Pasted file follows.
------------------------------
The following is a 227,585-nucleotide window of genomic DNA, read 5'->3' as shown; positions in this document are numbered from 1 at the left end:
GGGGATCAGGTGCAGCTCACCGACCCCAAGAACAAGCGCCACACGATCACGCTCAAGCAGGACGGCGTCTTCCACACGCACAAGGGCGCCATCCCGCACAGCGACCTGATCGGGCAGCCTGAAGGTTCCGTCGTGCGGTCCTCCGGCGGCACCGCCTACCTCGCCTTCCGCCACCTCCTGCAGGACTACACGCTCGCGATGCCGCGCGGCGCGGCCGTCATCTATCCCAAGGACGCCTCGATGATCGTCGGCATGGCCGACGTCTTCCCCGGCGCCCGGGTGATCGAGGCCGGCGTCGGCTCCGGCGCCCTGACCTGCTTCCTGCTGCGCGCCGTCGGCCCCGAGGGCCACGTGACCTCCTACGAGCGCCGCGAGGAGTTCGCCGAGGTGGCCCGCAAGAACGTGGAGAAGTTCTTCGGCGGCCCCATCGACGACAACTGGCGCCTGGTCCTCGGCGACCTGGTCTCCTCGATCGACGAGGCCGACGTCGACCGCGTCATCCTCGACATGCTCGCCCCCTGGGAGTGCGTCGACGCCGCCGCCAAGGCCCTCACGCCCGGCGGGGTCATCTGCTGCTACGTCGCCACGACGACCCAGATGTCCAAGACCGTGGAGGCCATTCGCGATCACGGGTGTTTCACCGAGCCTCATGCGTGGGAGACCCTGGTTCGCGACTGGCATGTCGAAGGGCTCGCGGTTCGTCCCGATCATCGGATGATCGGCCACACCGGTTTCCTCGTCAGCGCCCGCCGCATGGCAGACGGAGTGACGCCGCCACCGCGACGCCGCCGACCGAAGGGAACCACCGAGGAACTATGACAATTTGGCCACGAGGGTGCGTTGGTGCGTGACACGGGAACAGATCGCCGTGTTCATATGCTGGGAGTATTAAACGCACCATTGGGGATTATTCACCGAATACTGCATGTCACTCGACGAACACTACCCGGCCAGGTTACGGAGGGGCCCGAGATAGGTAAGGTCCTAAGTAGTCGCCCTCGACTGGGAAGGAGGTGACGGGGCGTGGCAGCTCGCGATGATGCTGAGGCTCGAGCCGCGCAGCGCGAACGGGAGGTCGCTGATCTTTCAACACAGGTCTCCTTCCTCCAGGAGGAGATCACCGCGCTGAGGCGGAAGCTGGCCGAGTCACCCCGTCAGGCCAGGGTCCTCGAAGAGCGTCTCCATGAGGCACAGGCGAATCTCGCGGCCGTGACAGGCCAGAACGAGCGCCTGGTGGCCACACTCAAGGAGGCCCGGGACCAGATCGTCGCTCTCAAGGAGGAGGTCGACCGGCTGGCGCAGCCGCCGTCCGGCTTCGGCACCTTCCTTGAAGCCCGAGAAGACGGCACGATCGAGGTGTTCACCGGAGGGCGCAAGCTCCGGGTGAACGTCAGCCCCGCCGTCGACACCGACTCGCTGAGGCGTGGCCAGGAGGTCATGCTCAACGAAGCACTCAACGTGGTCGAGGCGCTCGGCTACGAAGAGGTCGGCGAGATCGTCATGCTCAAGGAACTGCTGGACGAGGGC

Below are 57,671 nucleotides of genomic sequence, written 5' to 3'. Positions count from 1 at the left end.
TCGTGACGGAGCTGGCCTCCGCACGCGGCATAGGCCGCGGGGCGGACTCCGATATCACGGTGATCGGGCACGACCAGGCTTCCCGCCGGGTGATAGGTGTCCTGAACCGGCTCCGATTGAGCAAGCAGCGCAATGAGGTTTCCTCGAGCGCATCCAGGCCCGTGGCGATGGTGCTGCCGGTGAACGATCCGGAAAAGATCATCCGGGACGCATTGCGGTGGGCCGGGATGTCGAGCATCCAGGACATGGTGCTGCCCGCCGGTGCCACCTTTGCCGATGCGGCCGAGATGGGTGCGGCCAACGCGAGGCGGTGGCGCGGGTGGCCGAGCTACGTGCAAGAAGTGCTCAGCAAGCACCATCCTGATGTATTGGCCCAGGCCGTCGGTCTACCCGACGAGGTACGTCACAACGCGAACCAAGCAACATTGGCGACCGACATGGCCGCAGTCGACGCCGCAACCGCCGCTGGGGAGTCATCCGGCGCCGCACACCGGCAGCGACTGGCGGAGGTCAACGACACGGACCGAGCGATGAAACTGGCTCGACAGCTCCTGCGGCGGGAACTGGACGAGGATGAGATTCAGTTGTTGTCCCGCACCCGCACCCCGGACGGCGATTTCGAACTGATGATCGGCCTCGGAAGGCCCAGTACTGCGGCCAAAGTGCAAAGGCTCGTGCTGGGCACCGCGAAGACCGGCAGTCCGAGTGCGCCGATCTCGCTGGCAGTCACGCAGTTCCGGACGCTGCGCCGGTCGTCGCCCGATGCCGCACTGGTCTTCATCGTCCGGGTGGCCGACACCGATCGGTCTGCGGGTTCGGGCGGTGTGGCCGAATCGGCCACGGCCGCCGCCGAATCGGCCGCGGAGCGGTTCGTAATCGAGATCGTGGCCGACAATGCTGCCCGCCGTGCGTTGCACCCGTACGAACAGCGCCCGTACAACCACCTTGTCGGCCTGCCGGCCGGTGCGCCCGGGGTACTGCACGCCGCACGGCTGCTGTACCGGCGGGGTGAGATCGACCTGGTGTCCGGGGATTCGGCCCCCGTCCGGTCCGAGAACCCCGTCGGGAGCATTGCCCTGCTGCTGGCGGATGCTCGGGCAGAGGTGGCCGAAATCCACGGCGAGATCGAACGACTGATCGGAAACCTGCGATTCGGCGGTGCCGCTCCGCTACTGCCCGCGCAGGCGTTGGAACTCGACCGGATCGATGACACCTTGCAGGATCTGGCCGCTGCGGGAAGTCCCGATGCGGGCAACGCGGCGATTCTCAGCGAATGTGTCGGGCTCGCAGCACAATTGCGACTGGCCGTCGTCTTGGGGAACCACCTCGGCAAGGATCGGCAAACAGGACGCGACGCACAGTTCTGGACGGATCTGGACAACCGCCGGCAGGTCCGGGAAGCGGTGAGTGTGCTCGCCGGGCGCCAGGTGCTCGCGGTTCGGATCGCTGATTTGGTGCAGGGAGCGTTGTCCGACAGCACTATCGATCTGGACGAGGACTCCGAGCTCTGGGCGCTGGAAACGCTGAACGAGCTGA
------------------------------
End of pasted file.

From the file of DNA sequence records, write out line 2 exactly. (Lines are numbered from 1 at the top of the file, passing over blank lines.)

GGGGATCAGGTGCAGCTCACCGACCCCAAGAACAAGCGCCACACGATCACGCTCAAGCAGGACGGCGTCTTCCACACGCACAAGGGCGCCATCCCGCACAGCGACCTGATCGGGCAGCCTGAAGGTTCCGTCGTGCGGTCCTCCGGCGGCACCGCCTACCTCGCCTTCCGCCACCTCCTGCAGGACTACACGCTCGCGATGCCGCGCGGCGCGGCCGTCATCTATCCCAAGGACGCCTCGATGATCGTCGGCATGGCCGACGTCTTCCCCGGCGCCCGGGTGATCGAGGCCGGCGTCGGCTCCGGCGCCCTGACCTGCTTCCTGCTGCGCGCCGTCGGCCCCGAGGGCCACGTGACCTCCTACGAGCGCCGCGAGGAGTTCGCCGAGGTGGCCCGCAAGAACGTGGAGAAGTTCTTCGGCGGCCCCATCGACGACAACTGGCGCCTGGTCCTCGGCGACCTGGTCTCCTCGATCGACGAGGCCGACGTCGACCGCGTCATCCTCGACATGCTCGCCCCCTGGGAGTGCGTCGACGCCGCCGCCAAGGCCCTCACGCCCGGCGGGGTCATCTGCTGCTACGTCGCCACGACGACCCAGATGTCCAAGACCGTGGAGGCCATTCGCGATCACGGGTGTTTCACCGAGCCTCATGCGTGGGAGACCCTGGTTCGCGACTGGCATGTCGAAGGGCTCGCGGTTCGTCCCGATCATCGGATGATCGGCCACACCGGTTTCCTCGTCAGCGCCCGCCGCATGGCAGACGGAGTGACGCCGCCACCGCGACGCCGCCGACCGAAGGGAACCACCGAGGAACTATGACAATTTGGCCACGAGGGTGCGTTGGTGCGTGACACGGGAACAGATCGCCGTGTTCATATGCTGGGAGTATTAAACGCACCATTGGGGATTATTCACCGAATACTGCATGTCACTCGACGAACACTACCCGGCCAGGTTACGGAGGGGCCCGAGATAGGTAAGGTCCTAAGTAGTCGCCCTCGACTGGGAAGGAGGTGACGGGGCGTGGCAGCTCGCGATGATGCTGAGGCTCGAGCCGCGCAGCGCGAACGGGAGGTCGCTGATCTTTCAACACAGGTCTCCTTCCTCCAGGAGGAGATCACCGCGCTGAGGCGGAAGCTGGCCGAGTCACCCCGTCAGGCCAGGGTCCTCGAAGAGCGTCTCCATGAGGCACAGGCGAATCTCGCGGCCGTGACAGGCCAGAACGAGCGCCTGGTGGCCACACTCAAGGAGGCCCGGGACCAGATCGTCGCTCTCAAGGAGGAGGTCGACCGGCTGGCGCAGCCGCCGTCCGGCTTCGGCACCTTCCTTGAAGCCCGAGAAGACGGCACGATCGAGGTGTTCACCGGAGGGCGCAAGCTCCGGGTGAACGTCAGCCCCGCCGTCGACACCGACTCGCTGAGGCGTGGCCAGGAGGTCATGCTCAACGAAGCACTCAACGTGGTCGAGGCGCTCGGCTACGAAGAGGTCGGCGAGATCGTCATGCTCAAGGAACTGCTGGACGAGGGC